Cuban entrepreneurs quietly build network of private schools
Despite ideological and legal hurdles, Cuba’s blooming entrepreneurial
system has quietly created something that looks very much like a private
education sector over the last half decade
By Michael Weissenstein, Associated Press
HAVANA (AP) — “This is a conversation between two children,” Graciela
Lage Delgado tells a rapt class of third-graders, tightly enunciating
each English word from a textbook called “Welcome to America.”
“Is it a TV?” Lage asks in a girl’s voice, pointing to an illustration
of a boxy silver robot.
“No, it’s not!” the kids shout back in English. “It’s a robot!”
The kids in Lage’s class wear sweat shirts and jeans, not the neat
maroon uniforms of Cuba’s public schools. Their classroom has an air
conditioner and a computer with speakers for watching videos,
unimaginable in a state school. And unlike most Cubans their age, the
children can hold simple conversations in English, thanks to
fast-moving, profound change in an important pillar of Cuba’s
six-decade-old socialist system.
Cuba touts its free, public kindergarten-to-post-grad schools as one of
the jewels of its revolution, a force for social equality that virtually
wiped out illiteracy across the island and gave even the poorest
citizens a shot at educations often superior to wealthier countries’. As
the government has allowed an explosion of private businesses ranging
from restaurants to car washes, the school system, like health care, has
remained under state control. Private schools remain illegal except for
children of diplomats and foreign business people. Even the Catholic
Church cannot open parochial schools.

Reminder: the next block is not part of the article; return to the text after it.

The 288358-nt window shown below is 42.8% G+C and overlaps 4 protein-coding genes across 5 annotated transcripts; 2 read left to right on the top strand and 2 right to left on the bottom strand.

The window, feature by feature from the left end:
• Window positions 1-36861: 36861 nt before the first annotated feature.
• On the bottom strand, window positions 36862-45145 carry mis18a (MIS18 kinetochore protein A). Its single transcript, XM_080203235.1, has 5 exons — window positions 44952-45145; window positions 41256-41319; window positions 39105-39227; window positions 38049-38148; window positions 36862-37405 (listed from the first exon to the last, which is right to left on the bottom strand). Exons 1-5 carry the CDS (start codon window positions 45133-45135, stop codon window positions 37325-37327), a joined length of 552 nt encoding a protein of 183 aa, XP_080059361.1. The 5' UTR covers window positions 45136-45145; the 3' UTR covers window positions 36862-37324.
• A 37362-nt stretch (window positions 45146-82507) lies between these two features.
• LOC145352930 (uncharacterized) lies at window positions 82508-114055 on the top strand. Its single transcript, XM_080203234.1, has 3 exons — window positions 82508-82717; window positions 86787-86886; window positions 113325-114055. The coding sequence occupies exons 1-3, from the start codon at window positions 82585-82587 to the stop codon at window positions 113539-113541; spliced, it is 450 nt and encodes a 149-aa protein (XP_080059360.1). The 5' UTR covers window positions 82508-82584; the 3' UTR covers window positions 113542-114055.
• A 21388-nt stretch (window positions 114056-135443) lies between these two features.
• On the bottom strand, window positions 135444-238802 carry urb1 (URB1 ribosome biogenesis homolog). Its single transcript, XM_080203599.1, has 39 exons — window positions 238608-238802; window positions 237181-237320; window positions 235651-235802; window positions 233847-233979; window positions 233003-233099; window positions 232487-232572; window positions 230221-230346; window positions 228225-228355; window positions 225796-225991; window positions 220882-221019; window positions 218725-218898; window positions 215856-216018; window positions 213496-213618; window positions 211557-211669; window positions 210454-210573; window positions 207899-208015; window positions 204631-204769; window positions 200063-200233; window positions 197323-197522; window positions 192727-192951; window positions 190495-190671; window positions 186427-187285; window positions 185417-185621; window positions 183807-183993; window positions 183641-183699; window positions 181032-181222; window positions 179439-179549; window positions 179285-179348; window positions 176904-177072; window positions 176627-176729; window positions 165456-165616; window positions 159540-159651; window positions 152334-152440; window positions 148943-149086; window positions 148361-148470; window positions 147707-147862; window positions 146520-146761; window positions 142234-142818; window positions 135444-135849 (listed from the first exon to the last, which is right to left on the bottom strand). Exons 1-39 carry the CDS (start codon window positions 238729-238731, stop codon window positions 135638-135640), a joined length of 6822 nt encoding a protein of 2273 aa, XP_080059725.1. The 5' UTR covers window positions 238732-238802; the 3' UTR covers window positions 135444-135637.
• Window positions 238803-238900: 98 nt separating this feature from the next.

Yet against the odds, Cuba’s blooming entrepreneurial system has quietly
created something that looks much like a private education sector, with
thousands of students across Cuba enrolled in dozens of afterschool and
weekend foreign language and art schools. The schools are entirely legal
because they function as cooperatives of licensed private language
teachers, one of the hundreds of new categories of self-employment
authorized under Cuba’s economic reforms.
For upper- and middle-class parents, the schools are filling gaps in
subjects such as English, dance, painting, music and theater —
invaluable in a country where artists and tourism industry workers can
feed their families far more easily than the average state employee.
English is also vital for Cubans migrating to the United States, their
numbers nearly doubled since the two countries declared detente in late
The economic reforms of the last five years have created a large class
of private entrepreneurs with lifestyles most Cubans can only dream of.
That class has been flooded with cash from a 17 percent surge in the
number of tourist visits and a wave of private investment from Cuban
emigres launched after detente was announced.
The special schools mean the children of the privileged are increasingly
getting a leg up, threatening to root inequality deeper and more broadly
in a society where it isn’t supposed to exist at all.
“It’s just splintering the collective identity, stratifying society
more and making the gap between the haves and have-nots great,” said
educational anthropologist Denise F. Blum, author of a 2011 study of
Cuban education titled “Cuban Youth and Revolutionary Values: Educating
the New Socialist Citizen.”
“I think it’s changing what socialism means for Cuba,” Blum said.
President Barack Obama travels to Cuba this month to push for such
changes — a loosening of state control that allows a middle class to
develop independently from the single-party government and the centrally
planned economy it controls.
“The diversification of the economy is ultimately a source of a change
for the Cuban people because they have more control over their own
lives,” Deputy National Security Adviser Ben Rhodes, one of the